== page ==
Forward error correction systems and methods

- Acacia Technology, Inc.

Techniques for performing forward error correction of data to be transmitted over an optical communications channel. The techniques include: receiving data bits; organizing the data bits into an arrangement having a plurality of blocks organized into rows and columns and into a plurality of strands including a first strand of blocks that includes a back portion comprising a first row of the plurality of blocks, and a front portion comprising blocks from at least two different columns in at least two different rows other than the first row of blocks; and encoding at least some of the data bits in the arrangement using a first error correcting code at least in part by generating first parity bits by applying the first error correcting code to first data bits in the front portion of the first strands and second data bits in the back portion of the first strand.

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Description
CROSS REFERENCE TO RELATED APPLICATIONS AND PRIORITY CLAIM

This application is a continuation claiming the benefit under 35 U.S.C. § 120 of U.S. patent application Ser. No. 17/063,447, filed on Oct. 5, 2020 entitled “FORWARD ERROR CORRECTION SYSTEMS AND METHODS” which is incorporated herein by reference in its entirety; which is a continuation claiming the benefit under 35 U.S.C. § 120 of U.S. patent application Ser. No. 16/549,273, filed on Aug. 23, 2019, now issued U.S. Pat. No. 10,798,756 issued Oct. 6, 2020 and entitled “FORWARD ERROR CORRECTION SYSTEMS AND METHODS” which is incorporated herein by reference in its entirety; which is a continuation claiming the benefit under 35 U.S.C. § 120 of U.S. patent application Ser. No. 16/229,582, filed on Dec. 21, 2018, now issued U.S. Pat. No. 10,440,759 issued Oct. 8, 2019 and entitled “FORWARD ERROR CORRECTION SYSTEMS AND METHODS” which is incorporated herein by reference in its entirety; which is a continuation claiming the benefit under 35 U.S.C. § 120 of U.S. patent application Ser. No. 15/637,808, filed on Jun. 29, 2017, now issued U.S. Pat. No. 10,201,026 issued Feb. 5, 2019 entitled “FORWARD ERROR CORRECTION SYSTEMS AND METHODS” which is incorporated herein by reference in its entirety; which claims the benefit under 35 U.S.C. § 119(e) to U.S. Provisional Application Ser. No. 62/394,049, entitled “FORWARD ERROR CORRECTION SYSTEMS AND METHODS” filed on Sep. 13, 2016; and claims the benefit under 35 U.S.C. § 119(e) to U.S. Provisional Application Ser. No. 62/356,722, entitled “ACACIA FORWARD ERROR CORRECTION CODES” filed on Jun. 30, 2016; all of which are herein incorporated by reference in their entirety.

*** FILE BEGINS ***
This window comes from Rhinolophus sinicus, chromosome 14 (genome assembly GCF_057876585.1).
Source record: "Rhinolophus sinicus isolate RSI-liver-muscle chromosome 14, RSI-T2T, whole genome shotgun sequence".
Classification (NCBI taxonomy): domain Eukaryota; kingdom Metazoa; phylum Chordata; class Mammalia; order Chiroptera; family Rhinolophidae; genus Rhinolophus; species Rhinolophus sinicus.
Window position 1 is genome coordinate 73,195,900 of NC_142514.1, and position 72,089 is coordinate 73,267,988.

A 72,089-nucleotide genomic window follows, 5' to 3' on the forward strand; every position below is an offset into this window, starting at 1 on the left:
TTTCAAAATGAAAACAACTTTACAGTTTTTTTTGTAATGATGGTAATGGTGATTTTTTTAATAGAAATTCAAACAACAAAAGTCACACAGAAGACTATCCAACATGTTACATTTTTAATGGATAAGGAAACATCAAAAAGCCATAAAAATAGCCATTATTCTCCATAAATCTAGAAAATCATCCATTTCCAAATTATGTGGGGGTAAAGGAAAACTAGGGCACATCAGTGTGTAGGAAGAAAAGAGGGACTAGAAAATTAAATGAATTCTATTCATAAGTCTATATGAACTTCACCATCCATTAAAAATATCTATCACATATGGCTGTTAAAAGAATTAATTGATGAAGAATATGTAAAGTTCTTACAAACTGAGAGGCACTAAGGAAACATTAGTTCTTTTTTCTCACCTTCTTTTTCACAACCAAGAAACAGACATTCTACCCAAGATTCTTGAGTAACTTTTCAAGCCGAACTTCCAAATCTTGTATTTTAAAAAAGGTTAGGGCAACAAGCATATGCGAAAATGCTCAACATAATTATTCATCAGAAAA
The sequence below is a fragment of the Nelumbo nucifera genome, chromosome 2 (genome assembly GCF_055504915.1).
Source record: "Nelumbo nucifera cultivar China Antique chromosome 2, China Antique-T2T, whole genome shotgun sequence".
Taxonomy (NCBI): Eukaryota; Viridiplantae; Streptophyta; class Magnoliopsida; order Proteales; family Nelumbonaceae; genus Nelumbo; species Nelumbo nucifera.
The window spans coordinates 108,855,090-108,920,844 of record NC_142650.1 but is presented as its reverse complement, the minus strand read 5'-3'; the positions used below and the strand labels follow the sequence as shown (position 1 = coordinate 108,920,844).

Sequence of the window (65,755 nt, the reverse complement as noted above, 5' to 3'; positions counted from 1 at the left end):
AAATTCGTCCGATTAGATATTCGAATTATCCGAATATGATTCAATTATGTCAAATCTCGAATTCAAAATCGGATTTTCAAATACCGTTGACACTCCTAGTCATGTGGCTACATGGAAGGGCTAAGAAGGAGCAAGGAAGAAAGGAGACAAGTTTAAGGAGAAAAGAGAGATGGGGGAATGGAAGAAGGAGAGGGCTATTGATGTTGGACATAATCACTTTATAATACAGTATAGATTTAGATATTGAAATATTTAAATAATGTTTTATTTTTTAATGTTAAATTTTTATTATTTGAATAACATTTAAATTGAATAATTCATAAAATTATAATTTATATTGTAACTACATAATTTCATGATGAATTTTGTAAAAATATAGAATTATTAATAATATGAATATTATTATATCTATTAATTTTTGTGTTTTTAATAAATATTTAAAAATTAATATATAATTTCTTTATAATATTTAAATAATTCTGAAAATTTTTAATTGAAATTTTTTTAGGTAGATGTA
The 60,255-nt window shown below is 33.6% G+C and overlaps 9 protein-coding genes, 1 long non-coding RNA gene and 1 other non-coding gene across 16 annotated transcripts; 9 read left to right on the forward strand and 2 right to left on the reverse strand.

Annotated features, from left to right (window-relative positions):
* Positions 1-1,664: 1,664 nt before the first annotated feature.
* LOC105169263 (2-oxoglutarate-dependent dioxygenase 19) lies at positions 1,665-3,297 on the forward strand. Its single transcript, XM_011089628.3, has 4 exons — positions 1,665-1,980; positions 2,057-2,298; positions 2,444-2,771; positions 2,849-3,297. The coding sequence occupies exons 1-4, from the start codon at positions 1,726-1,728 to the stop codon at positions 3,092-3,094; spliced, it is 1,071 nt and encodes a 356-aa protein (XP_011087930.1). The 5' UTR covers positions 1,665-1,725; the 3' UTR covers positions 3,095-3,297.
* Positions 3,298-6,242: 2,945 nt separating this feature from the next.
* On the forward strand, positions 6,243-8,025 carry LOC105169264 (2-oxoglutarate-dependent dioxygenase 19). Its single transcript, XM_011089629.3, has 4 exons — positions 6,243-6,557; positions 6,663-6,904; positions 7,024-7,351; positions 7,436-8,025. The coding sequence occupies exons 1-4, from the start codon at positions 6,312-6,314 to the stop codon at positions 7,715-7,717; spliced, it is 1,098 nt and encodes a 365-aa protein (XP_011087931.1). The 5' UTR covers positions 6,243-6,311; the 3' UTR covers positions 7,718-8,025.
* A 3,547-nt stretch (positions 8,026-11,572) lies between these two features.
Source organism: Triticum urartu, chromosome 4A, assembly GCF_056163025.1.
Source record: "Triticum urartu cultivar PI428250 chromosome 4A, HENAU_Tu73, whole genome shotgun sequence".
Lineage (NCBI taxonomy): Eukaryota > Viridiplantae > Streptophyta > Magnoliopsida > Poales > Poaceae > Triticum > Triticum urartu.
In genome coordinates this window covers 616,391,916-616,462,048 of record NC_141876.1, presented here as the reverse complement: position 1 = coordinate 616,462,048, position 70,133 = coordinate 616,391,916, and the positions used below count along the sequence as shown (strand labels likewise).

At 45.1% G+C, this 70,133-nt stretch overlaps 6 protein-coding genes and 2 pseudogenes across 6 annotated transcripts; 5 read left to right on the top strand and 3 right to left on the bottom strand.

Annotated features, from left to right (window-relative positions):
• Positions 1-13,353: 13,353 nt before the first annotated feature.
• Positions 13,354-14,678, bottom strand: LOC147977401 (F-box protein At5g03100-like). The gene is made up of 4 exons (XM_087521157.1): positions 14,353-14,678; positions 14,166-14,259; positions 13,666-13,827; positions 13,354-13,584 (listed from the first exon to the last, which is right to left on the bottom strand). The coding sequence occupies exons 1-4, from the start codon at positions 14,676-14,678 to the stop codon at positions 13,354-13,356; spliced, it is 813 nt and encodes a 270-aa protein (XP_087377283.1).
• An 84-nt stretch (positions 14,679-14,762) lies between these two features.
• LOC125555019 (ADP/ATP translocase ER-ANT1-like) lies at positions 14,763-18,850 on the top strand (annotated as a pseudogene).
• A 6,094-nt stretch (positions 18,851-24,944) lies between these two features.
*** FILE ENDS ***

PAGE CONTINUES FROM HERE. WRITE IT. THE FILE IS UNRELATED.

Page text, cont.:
FIELD

Aspects of the technology described herein relate to using forward error correction techniques for the high-speed transmission of data over optical communication channels.

BACKGROUND

Forward error correction (FEC) is a way of reducing errors in transmission of data over unreliable and/or noisy communication channels. Optical communication systems, for example, use forward error correction to reduce transmission errors. Forward error correction involves encoding data for transmission over a communication channel by adding redundancy to the data. A forward error correction technique may involve: (1) receiving data bits for transmission over a communication channel; (2) encoding the data bits by using an error correcting code (ECC) to generate parity bits from the data bits; and (3) transmitting both the data bits and the parity bits over the communication channel. Since the parity bits are generated from the data bits, transmission of the data bits and parity bits together provides a degree of redundancy in the transmitted information, which in turn allows for recovery from errors that may occur during transmission.